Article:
[Some of my high-level views on AI risk.]
[I wrote this for an application a couple of weeks ago, but thought I might as well dump it here in case someone was interested in my views. / It might sometimes be useful to be able to link to this.]
[In this post I generally state what I think before updating on other people’s views – i.e., what’s sometimes known as ‘impressions’ as opposed to ‘beliefs.’]
Transformative AI (TAI) – the prospect of AI having impacts at least as consequential as the Industrial Revolution – would plausibly (~40%) be our best lever for influencing the long-term future if it happened this century, which I consider to be unlikely (~20%) but worth betting on.
The value of TAI depends not just on the technological options available to individual actors, but also on the incentives governing the strategic interdependence between actors. Policy could affect both the amount and quality of technical safety research and the ‘rules of the game’ under which interactions between actors will play out.
Why I’m interested in TAI as a lever to improve the long-run future
I expect my perspective to be typical of someone who has become interested in TAI through their engagement with the effective altruism (EA) community. In particular,
My overarching interest is to make the lives of as many moral patients as possible to go as well as possible, no matter where or when they live; and
I think that in the world we find ourselves in – it could have been otherwise –, this goal entails strong longtermism, i.e. the claim that “the primary determinant of the value of our actions today is how those actions affect the very long-term future.”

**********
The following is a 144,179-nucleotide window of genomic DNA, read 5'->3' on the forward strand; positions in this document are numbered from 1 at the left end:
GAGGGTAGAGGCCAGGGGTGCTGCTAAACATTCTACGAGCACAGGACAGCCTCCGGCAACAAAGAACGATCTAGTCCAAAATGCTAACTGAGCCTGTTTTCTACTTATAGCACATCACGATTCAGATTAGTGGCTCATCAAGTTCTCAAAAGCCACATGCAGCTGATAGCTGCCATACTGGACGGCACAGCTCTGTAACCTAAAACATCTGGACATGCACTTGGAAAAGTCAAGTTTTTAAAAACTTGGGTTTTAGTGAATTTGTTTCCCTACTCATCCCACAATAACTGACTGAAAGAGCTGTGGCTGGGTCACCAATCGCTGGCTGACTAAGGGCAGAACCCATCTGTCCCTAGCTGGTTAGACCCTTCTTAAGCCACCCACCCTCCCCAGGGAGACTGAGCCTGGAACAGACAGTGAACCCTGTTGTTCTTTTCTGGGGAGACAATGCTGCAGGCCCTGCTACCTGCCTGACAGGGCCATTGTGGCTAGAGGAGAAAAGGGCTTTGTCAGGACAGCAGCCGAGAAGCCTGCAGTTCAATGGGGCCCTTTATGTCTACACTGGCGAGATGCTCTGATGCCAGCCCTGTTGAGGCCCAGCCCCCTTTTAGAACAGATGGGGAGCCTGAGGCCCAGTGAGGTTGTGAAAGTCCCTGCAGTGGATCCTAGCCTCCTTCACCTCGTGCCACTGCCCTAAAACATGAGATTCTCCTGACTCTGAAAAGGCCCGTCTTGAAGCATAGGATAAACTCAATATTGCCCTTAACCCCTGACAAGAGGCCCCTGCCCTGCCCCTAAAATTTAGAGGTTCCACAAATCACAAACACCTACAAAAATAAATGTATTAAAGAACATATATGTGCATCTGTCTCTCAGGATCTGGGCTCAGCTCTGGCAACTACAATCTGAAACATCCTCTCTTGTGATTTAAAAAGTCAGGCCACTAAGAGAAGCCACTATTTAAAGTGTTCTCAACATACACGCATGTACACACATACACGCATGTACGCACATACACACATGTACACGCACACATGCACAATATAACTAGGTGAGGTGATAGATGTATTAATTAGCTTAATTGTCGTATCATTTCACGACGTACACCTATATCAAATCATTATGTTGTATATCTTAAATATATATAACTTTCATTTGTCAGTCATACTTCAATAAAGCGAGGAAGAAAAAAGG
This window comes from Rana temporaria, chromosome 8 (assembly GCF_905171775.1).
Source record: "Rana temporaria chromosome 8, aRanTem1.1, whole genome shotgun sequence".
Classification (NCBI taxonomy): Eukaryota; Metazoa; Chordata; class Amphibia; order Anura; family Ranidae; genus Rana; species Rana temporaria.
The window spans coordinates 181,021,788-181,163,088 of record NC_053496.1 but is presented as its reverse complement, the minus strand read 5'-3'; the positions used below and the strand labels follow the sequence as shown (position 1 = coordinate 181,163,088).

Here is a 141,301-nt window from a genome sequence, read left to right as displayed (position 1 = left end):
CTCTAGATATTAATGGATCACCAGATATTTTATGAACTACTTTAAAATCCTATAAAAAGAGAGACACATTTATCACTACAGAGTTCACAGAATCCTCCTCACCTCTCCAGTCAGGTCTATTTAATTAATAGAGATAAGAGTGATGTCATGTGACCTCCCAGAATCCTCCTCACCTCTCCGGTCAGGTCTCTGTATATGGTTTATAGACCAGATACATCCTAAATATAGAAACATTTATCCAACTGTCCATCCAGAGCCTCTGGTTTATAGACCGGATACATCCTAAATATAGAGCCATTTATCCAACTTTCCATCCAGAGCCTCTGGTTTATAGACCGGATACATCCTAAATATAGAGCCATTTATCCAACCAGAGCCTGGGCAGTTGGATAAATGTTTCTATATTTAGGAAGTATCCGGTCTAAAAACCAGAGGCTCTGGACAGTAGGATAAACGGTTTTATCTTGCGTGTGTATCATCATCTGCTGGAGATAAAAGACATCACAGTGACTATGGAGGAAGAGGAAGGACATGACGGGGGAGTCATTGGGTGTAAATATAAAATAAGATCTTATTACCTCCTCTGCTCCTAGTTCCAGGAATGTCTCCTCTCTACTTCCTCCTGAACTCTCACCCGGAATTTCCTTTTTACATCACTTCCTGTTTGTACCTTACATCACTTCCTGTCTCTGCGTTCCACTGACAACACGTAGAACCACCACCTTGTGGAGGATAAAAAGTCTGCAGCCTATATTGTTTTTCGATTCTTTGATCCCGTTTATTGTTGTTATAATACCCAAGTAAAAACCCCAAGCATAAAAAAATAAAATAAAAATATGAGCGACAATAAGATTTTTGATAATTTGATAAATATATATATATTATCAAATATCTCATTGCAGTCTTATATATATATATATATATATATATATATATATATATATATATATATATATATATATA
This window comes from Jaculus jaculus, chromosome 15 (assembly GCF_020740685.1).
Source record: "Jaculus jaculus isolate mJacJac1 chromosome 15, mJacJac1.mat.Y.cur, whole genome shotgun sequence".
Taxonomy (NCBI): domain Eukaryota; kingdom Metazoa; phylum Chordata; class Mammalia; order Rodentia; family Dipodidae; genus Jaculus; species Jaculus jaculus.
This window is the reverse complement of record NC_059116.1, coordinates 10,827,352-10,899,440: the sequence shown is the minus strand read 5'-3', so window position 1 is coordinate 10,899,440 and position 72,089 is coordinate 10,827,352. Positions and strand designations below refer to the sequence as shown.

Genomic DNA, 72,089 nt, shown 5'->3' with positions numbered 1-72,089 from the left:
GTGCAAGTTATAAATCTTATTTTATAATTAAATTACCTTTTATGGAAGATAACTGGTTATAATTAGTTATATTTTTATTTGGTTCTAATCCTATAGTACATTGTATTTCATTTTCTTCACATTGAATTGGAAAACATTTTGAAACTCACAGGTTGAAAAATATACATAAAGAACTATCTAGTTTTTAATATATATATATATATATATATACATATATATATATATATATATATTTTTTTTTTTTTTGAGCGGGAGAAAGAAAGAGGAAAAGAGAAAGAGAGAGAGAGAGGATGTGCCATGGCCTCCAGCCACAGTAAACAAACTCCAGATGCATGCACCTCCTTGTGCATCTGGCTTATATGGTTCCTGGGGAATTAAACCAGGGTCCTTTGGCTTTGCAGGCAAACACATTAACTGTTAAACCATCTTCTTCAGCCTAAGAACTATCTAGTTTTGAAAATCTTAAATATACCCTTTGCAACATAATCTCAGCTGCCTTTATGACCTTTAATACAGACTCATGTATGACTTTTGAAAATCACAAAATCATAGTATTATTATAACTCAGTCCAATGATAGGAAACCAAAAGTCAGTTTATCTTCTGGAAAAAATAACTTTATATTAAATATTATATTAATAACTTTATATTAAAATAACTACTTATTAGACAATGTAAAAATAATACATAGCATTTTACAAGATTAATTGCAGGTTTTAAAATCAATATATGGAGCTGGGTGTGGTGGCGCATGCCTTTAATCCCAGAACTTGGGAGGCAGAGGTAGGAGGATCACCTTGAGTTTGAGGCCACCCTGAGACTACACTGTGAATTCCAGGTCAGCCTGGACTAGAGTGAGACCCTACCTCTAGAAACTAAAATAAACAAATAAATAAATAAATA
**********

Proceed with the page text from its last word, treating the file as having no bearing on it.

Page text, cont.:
Less standard but not highly unusual (within EA) high-level views I hold more tentatively:
The indirect long-run impacts of our actions are extremely hard to predict and don’t ‘cancel out’ in expectation. In other words, I think that what Greaves (2016) calls complex cluelessness is a pervasive problem. In particular, evidence that an action will have desirable effects in the short term generally is not a decisive reason to believe that this action would be net positive overall, and neither will we be able to establish the latter through any other means.
Increasing the relative influence of longtermist actors is one of the very few strategies we have good reasons to consider net positive. Shaping TAI is a particularly high-leverage instance of this strategy, where the main mechanism is reaping an ‘epistemic rent’ from having anticipated TAI earlier than other actors. I take this line of support to be significantly more robust than any particular story on how TAI might pose a global catastrophic risk including even broad operationalizations of the ‘value alignment problem.’
My empirical views on TAI
I think the strongest reasons to expect TAI this century are relatively outside-view-based (I talk about this century just because I expect that later developments are harder to predictably influence, not because I think a century is particularly meaningful time horizon or because I think TAI would be less important later):
We’ve been able to automate an increasing number of tasks (with increasing performance and falling cost), and I’m not aware of a convincing argument for why we should be highly confident that this trend will stop short of full automation – i.e., AI systems being able to do all tasks more economically efficiently than humans –, despite moderate scientific and economic incentives to find and publish one.
Independent types of weak evidence such as trend extrapolation and expert surveys suggest we might achieve full automation this century.